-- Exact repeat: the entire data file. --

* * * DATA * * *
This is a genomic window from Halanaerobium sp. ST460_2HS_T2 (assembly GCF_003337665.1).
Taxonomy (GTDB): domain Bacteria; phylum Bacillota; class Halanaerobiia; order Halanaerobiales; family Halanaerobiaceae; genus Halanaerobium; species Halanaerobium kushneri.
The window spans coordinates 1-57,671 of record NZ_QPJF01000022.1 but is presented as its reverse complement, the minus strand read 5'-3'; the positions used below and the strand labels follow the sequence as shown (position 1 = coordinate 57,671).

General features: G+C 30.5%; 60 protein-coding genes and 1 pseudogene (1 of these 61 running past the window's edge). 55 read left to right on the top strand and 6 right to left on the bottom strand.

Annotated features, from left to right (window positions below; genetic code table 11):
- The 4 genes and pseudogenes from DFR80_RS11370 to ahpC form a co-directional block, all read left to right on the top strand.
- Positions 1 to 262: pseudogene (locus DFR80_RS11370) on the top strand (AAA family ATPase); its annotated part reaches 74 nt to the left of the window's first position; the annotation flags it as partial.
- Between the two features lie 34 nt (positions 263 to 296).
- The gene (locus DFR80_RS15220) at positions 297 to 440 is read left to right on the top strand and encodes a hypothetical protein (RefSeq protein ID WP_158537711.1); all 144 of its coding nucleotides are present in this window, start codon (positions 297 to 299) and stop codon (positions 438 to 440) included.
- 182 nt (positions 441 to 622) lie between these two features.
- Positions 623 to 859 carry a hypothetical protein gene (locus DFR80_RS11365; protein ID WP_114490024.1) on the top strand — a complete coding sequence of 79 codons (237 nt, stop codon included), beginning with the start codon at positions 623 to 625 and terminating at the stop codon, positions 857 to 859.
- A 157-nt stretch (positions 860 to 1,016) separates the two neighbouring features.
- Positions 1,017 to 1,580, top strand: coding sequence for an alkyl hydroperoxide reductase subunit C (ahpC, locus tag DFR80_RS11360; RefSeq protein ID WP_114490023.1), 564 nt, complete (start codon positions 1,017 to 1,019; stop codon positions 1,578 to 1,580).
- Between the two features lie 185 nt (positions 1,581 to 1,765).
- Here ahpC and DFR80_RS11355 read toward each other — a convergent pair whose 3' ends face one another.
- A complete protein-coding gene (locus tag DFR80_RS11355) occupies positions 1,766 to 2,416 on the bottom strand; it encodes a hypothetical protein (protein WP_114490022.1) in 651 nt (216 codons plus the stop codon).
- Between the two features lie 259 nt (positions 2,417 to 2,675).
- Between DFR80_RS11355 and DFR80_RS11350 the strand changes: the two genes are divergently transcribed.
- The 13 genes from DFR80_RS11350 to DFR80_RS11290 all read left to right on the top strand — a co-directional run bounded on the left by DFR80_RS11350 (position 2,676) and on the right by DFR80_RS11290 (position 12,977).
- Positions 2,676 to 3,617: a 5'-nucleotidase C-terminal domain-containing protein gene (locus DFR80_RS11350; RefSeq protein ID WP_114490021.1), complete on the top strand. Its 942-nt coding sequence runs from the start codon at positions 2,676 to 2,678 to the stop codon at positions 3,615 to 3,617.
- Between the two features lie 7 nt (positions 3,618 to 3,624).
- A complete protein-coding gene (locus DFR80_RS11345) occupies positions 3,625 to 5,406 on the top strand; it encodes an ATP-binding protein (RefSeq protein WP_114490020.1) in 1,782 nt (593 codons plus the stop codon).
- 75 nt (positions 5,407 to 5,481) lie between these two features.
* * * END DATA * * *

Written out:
This is a genomic window from Halanaerobium sp. ST460_2HS_T2 (assembly GCF_003337665.1).
Taxonomy (GTDB): domain Bacteria; phylum Bacillota; class Halanaerobiia; order Halanaerobiales; family Halanaerobiaceae; genus Halanaerobium; species Halanaerobium kushneri.
The window spans coordinates 1-57,671 of record NZ_QPJF01000022.1 but is presented as its reverse complement, the minus strand read 5'-3'; the positions used below and the strand labels follow the sequence as shown (position 1 = coordinate 57,671).

General features: G+C 30.5%; 60 protein-coding genes and 1 pseudogene (1 of these 61 running past the window's edge). 55 read left to right on the top strand and 6 right to left on the bottom strand.

Annotated features, from left to right (window positions below; genetic code table 11):
- The 4 genes and pseudogenes from DFR80_RS11370 to ahpC form a co-directional block, all read left to right on the top strand.
- Positions 1 to 262: pseudogene (locus DFR80_RS11370) on the top strand (AAA family ATPase); its annotated part reaches 74 nt to the left of the window's first position; the annotation flags it as partial.
- Between the two features lie 34 nt (positions 263 to 296).
- The gene (locus DFR80_RS15220) at positions 297 to 440 is read left to right on the top strand and encodes a hypothetical protein (RefSeq protein ID WP_158537711.1); all 144 of its coding nucleotides are present in this window, start codon (positions 297 to 299) and stop codon (positions 438 to 440) included.
- 182 nt (positions 441 to 622) lie between these two features.
- Positions 623 to 859 carry a hypothetical protein gene (locus DFR80_RS11365; protein ID WP_114490024.1) on the top strand — a complete coding sequence of 79 codons (237 nt, stop codon included), beginning with the start codon at positions 623 to 625 and terminating at the stop codon, positions 857 to 859.
- A 157-nt stretch (positions 860 to 1,016) separates the two neighbouring features.
- Positions 1,017 to 1,580, top strand: coding sequence for an alkyl hydroperoxide reductase subunit C (ahpC, locus tag DFR80_RS11360; RefSeq protein ID WP_114490023.1), 564 nt, complete (start codon positions 1,017 to 1,019; stop codon positions 1,578 to 1,580).
- Between the two features lie 185 nt (positions 1,581 to 1,765).
- Here ahpC and DFR80_RS11355 read toward each other — a convergent pair whose 3' ends face one another.
- A complete protein-coding gene (locus tag DFR80_RS11355) occupies positions 1,766 to 2,416 on the bottom strand; it encodes a hypothetical protein (protein WP_114490022.1) in 651 nt (216 codons plus the stop codon).
- Between the two features lie 259 nt (positions 2,417 to 2,675).
- Between DFR80_RS11355 and DFR80_RS11350 the strand changes: the two genes are divergently transcribed.
- The 13 genes from DFR80_RS11350 to DFR80_RS11290 all read left to right on the top strand — a co-directional run bounded on the left by DFR80_RS11350 (position 2,676) and on the right by DFR80_RS11290 (position 12,977).
- Positions 2,676 to 3,617: a 5'-nucleotidase C-terminal domain-containing protein gene (locus DFR80_RS11350; RefSeq protein ID WP_114490021.1), complete on the top strand. Its 942-nt coding sequence runs from the start codon at positions 2,676 to 2,678 to the stop codon at positions 3,615 to 3,617.
- Between the two features lie 7 nt (positions 3,618 to 3,624).
- A complete protein-coding gene (locus DFR80_RS11345) occupies positions 3,625 to 5,406 on the top strand; it encodes an ATP-binding protein (RefSeq protein WP_114490020.1) in 1,782 nt (593 codons plus the stop codon).
- 75 nt (positions 5,407 to 5,481) lie between these two features.